How to Consider Cuba’s Contemporary Circumstances?
In Cuba, economic transparency improves and can be improved, but sometimes newly established regulations are ignored.
During any season of hurricanes, natural and human-made disasters, the instances of success while facing adversity understandably grab our attention. Nevertheless, it is also pertinent to consider the wider context of what has been happening in Cuba in 2021 and 2022, that is, since the 2021 Eighth Congress of the Cuban Communist Party (CCP) and the protests that broke out in July 2021 as well as those that preceded them and followed them.
Weaknesses in Planning and Implementation
A set of economic indicators require explanation in Cuba’s specific circumstances, and not by simply attributing them to external factors.
- A report to the National Assembly of People’s Power, at its May 2022 meeting, noted that only 22 of the 119 presumably obligatory policies had been implemented. The lack of implementation of these decision stems from problems internal to Cuba.
- At that same meeting of the parliament, Alejandro Gil, economy and planning minister, reported that 23% of state enterprises showed losses, while another 30% of state enterprises showed gains 50% above the plan’s expectation. Those gains might seem a wonderful result. Better, however, is to recognize that “the Plan” was not prepared well, that is, the resources allocated to money-losing enterprises were not deployed with greater efficiency, while there is a cluelessness about almost a third of enterprises that generate high profits but, in doing so, reveal the real failure of planning to allocate resources.
- Economic distrust grows by the year, moreover. The percentage who paid taxes fell from 93% in 2021 to 70% in 2022. Whoever does not trust will not pay.
Economic Transparency: Improving and Improvable
Economic transparency clearly improved when the official press reported in May 2022 that only 57% of the buses scheduled to be operating in Havana province were in fact doing so. Transparency also improved once the official newspaper Granma published comments from its readers that tarred the bus service with words such as “horrible” and “terrible,” among others. Yes, transparency improved amidst a terrible reality.
Economic transparency also improved once the official press noted that the 2021-2022 sugar harvest reached only 480,000 metric tons, the lowest production in a century. Let us congratulate the improved transparency before deploring these awful results.
Improvable are Minister Alejandro Gil’s substantive communications regarding the economy. On Aug. 6, 2021, the Council of State approved the decree-laws to regulate micro-, small- and mid-sized firms, non-agricultural cooperatives, and self-employment. By the end of July, several ministries had changed the regulatory framework for prices and taxes.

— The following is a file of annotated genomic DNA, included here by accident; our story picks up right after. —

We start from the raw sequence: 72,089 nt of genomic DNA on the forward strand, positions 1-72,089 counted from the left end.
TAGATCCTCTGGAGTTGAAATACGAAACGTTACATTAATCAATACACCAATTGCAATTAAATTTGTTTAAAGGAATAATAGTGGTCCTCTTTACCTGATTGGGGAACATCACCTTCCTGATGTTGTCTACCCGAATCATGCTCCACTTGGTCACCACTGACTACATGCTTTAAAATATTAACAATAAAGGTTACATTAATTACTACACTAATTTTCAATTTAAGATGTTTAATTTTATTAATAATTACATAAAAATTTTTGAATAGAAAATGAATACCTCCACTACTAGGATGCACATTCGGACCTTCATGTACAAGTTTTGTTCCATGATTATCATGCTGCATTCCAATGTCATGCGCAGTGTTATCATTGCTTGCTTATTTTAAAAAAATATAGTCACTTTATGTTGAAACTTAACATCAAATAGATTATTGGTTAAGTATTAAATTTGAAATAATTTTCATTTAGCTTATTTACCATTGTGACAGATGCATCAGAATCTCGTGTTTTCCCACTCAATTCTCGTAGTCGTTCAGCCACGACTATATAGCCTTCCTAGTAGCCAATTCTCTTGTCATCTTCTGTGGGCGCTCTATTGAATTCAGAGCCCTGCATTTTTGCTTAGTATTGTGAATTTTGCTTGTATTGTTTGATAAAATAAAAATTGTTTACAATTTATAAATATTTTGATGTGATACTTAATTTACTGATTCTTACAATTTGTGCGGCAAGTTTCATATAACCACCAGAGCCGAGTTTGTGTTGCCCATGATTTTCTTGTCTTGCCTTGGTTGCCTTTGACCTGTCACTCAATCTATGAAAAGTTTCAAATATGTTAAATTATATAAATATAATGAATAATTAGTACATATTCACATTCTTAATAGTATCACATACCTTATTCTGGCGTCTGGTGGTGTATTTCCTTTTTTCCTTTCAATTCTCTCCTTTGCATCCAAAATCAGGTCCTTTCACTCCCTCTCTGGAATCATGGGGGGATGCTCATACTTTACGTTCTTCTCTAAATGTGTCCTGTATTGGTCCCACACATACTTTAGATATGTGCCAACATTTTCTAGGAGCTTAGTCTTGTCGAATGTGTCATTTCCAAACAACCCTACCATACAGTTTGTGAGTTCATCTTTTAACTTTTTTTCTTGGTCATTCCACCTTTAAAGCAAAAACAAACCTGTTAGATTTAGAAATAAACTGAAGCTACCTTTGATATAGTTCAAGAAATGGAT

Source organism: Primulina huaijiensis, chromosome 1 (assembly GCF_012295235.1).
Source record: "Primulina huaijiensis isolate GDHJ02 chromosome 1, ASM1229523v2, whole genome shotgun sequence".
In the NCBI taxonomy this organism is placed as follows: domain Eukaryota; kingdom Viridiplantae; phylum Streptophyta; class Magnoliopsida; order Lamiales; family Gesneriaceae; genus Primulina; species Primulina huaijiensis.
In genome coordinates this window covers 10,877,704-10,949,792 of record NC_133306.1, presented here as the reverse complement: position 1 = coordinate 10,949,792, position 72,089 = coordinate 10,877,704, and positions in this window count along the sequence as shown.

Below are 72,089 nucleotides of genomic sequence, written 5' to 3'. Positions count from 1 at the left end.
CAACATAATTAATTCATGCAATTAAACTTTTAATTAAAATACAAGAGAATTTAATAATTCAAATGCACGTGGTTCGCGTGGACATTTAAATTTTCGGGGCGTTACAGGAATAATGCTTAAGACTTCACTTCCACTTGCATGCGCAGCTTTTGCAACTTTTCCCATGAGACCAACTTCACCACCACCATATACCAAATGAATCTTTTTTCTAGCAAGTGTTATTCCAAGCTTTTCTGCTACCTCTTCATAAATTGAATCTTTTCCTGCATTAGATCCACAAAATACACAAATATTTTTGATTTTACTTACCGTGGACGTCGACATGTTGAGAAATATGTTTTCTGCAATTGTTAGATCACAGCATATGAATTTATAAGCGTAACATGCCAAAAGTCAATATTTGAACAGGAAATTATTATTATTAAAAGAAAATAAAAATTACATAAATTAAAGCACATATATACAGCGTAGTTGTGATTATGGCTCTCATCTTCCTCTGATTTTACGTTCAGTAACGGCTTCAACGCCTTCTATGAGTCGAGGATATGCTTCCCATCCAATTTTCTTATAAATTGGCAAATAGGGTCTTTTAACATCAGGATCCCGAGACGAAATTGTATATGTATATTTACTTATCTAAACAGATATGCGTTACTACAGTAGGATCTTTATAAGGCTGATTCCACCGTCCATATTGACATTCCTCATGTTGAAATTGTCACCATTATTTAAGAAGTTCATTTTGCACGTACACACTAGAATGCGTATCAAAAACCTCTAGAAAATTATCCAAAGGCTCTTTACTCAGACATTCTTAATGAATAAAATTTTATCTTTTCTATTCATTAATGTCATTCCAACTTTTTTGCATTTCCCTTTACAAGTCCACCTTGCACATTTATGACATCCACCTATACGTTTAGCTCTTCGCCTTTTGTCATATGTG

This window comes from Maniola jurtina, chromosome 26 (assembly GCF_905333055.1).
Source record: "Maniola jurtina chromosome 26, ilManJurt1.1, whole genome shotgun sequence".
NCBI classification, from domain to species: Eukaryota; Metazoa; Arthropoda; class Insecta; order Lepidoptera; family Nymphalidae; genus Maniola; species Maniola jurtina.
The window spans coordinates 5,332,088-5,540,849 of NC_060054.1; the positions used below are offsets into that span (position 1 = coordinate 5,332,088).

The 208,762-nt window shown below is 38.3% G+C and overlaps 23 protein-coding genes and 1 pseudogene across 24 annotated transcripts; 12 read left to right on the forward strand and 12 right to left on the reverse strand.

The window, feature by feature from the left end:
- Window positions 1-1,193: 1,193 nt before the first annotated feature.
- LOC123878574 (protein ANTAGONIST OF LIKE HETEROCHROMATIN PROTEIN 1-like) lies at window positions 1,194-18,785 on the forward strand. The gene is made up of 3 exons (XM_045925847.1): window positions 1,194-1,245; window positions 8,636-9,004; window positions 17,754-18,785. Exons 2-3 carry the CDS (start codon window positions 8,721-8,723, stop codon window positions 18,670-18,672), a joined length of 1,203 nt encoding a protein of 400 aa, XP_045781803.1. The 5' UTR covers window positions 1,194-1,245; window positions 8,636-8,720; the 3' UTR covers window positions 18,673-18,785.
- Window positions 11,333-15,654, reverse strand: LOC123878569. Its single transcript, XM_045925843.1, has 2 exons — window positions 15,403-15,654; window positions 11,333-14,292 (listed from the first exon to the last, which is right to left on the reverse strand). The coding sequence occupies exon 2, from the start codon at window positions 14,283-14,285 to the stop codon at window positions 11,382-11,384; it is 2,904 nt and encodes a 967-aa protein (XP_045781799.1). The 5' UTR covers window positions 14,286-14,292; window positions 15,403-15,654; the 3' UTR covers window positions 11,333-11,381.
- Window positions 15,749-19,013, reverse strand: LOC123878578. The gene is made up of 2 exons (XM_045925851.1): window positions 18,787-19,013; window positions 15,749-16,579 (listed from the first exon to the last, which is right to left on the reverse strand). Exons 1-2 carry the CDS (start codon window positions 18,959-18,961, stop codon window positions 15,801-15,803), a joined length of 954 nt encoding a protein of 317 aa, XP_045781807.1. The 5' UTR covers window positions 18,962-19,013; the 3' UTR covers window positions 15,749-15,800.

In his television presentation to explain these noteworthy changes, Minister Gil “assured that it is totally inaccurate to link the recent approval of the decree-laws with the events of July 11, 2021, because that ignores the steps undertaken since the last two Party Congresses.”
Recall that the implementation of the reform program launched in 2010-2011 (the Lineamientos) halted during and following the 2016 Seventh CCP Congress; the operation of private sector firms was obstructed through multiple efforts to curb its growth; and the new price policy prevented normal economic growth. When a minister makes comments so at odds with the nation’s true experience, was his real intention to express thanks for the July 11 events because they at last broke through the logjam that had blocked the necessary reforms, launched by the then-president, General Raúl Castro, yet paralyzed since the end of 2015?
The Role of the CCP
Article 5 of the Constitution of the Republic affirms that the CCP “is the superior political driving force of the society and the state.” How does the CCP respond to the current situation?
CCP membership has dropped significantly. At its 1997 Fifth Congress, First Secretary Fidel Castro communicated that there were about 780,000 members. There were 713,234 members following the 2021 Eighth Congress. The decline persisted, reaching 708,878 members on the eve of the Central Committee Plenum’s meeting in April 2022 – that is, only 6.3% of the population belonged to the Party. There are likely various reasons, but no official explanation.